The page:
Statistics from Altmetric.com
What is the point of these pocket companions in neurology? There are certainly plenty of them: either distillations of authoritative textbooks (such as this and the companion to Victor and Adams) or culled from residency teaching programmes (for example, TheLittle Black Book of Neurology produced from Robert Daroff’s department). The “salient points of clinical diagnosis and management—those most useful at the bedside” have been extracted from Bradley, Daroff, Fenichel, and Marsden’s two volume textbook. Does this mean we get earthy advice from grizzled neurological veterans? Well, not really. Emergency treatments are reasonably covered. But this book will not transform your difficult clinics. If you wondered about treating insomnia, all you will learn is that management should be “individually designed dependent on the causative factors”. As much space is devoted to the treatment of the Lambert-Eaton myasthenic syndrome as to the symptomatic management of multiple sclerosis; more to Lesch-Nyhan disease than to tension headache. Here is a clue to the real purpose of these little books. They are to be pulled out in those quiet moments to indulge in that most neurological of activities, the pursuit of the arcane. There are excellent chapters on the neurocutaneous disorders and inborn errors of metabolism. There are three good pages on the mucopotysaccharidoses and a cracking appendix on neurogenetics. What does it matter that not one clinical trial in the management of stroke, carotid stenosis, Guillain-Barré syndrome, or CIDP is mentioned?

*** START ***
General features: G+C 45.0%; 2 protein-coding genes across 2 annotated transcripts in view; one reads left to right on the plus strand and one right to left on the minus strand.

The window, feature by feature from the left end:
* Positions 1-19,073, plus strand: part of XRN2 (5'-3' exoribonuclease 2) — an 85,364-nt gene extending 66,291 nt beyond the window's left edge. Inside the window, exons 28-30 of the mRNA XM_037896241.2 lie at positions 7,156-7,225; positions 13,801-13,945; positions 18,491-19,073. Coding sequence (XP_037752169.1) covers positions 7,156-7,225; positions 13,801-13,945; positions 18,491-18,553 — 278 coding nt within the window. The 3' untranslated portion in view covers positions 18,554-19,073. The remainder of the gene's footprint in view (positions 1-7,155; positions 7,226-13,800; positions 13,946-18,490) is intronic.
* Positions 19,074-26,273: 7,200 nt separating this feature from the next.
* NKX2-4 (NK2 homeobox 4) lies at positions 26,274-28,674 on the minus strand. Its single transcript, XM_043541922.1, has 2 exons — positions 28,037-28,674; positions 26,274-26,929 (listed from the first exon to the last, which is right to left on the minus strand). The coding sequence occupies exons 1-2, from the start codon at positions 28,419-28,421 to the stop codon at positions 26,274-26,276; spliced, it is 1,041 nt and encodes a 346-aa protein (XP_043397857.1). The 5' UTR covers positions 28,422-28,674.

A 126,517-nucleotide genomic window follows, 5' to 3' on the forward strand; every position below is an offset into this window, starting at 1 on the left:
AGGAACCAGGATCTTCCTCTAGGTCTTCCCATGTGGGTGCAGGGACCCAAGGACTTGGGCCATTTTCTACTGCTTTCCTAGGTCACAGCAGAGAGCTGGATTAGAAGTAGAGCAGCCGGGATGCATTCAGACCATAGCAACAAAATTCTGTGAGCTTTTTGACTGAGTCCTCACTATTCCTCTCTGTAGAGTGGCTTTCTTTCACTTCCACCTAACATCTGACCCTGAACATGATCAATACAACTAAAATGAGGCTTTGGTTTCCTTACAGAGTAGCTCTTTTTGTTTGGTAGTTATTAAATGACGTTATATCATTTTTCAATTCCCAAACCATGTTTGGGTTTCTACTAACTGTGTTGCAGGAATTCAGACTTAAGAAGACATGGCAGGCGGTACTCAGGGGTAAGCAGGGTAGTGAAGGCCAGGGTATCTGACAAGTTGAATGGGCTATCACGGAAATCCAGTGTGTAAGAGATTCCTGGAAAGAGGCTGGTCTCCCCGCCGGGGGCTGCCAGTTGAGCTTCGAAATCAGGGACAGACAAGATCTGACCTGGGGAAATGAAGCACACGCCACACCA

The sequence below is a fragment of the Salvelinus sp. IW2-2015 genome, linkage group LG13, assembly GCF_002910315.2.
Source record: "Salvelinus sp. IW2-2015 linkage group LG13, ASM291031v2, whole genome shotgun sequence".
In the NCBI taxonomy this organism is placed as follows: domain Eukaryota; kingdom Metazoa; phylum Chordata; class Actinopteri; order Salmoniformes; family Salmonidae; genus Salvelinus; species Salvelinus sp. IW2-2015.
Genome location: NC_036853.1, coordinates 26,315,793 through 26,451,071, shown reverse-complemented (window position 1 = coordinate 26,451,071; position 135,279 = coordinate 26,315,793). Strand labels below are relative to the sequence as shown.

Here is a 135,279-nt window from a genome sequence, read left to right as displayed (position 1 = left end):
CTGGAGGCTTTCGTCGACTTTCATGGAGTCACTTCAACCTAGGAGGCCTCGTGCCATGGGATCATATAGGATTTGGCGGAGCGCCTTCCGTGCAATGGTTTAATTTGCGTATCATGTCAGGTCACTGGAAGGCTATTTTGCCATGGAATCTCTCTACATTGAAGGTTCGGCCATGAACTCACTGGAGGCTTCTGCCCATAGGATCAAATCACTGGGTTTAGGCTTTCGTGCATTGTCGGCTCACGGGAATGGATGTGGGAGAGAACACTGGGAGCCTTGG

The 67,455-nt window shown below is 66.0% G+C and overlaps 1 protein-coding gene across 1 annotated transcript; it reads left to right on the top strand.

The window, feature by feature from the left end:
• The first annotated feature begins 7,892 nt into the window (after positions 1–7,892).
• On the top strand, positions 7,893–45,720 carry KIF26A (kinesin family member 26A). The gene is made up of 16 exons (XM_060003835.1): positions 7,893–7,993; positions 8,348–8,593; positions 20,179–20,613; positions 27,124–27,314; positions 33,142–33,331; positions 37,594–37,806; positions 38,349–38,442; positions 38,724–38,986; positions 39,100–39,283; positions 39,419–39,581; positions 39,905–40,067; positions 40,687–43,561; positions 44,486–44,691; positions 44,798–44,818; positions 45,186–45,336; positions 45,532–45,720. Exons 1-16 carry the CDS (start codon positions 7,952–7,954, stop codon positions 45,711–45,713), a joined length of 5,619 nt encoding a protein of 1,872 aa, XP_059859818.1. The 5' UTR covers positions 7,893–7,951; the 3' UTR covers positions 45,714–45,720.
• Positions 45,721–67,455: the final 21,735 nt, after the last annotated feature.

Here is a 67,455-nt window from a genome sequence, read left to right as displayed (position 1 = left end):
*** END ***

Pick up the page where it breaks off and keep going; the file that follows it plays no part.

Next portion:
If you wish to reuse any or all of this article please use the link below which will take you to the Copyright Clearance Center’s RightsLink service. You will be able to get a quick price and instant permission to reuse the content in many different ways.